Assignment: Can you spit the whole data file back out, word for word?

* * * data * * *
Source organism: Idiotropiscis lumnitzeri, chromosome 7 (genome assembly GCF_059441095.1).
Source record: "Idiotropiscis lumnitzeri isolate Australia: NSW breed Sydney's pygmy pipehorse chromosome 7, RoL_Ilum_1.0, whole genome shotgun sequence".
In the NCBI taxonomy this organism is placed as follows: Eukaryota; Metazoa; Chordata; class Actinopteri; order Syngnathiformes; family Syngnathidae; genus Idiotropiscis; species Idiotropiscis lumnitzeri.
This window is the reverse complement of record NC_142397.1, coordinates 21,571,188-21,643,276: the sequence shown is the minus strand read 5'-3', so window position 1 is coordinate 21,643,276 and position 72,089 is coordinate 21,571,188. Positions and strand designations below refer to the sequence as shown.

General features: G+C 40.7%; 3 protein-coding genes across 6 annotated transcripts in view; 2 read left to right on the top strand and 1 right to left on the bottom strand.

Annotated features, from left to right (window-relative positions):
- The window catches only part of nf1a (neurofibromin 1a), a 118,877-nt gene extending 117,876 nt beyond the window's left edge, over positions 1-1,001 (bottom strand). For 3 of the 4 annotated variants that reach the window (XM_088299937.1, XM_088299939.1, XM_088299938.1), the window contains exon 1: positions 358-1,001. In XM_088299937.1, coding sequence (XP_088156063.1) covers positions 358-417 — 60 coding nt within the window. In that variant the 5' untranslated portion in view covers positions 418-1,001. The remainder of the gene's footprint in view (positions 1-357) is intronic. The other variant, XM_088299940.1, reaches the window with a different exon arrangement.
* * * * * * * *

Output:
Source organism: Idiotropiscis lumnitzeri, chromosome 7 (genome assembly GCF_059441095.1).
Source record: "Idiotropiscis lumnitzeri isolate Australia: NSW breed Sydney's pygmy pipehorse chromosome 7, RoL_Ilum_1.0, whole genome shotgun sequence".
In the NCBI taxonomy this organism is placed as follows: Eukaryota; Metazoa; Chordata; class Actinopteri; order Syngnathiformes; family Syngnathidae; genus Idiotropiscis; species Idiotropiscis lumnitzeri.
This window is the reverse complement of record NC_142397.1, coordinates 21,571,188-21,643,276: the sequence shown is the minus strand read 5'-3', so window position 1 is coordinate 21,643,276 and position 72,089 is coordinate 21,571,188. Positions and strand designations below refer to the sequence as shown.

General features: G+C 40.7%; 3 protein-coding genes across 6 annotated transcripts in view; 2 read left to right on the top strand and 1 right to left on the bottom strand.

Annotated features, from left to right (window-relative positions):
- The window catches only part of nf1a (neurofibromin 1a), a 118,877-nt gene extending 117,876 nt beyond the window's left edge, over positions 1-1,001 (bottom strand). For 3 of the 4 annotated variants that reach the window (XM_088299937.1, XM_088299939.1, XM_088299938.1), the window contains exon 1: positions 358-1,001. In XM_088299937.1, coding sequence (XP_088156063.1) covers positions 358-417 — 60 coding nt within the window. In that variant the 5' untranslated portion in view covers positions 418-1,001. The remainder of the gene's footprint in view (positions 1-357) is intronic. The other variant, XM_088299940.1, reaches the window with a different exon arrangement.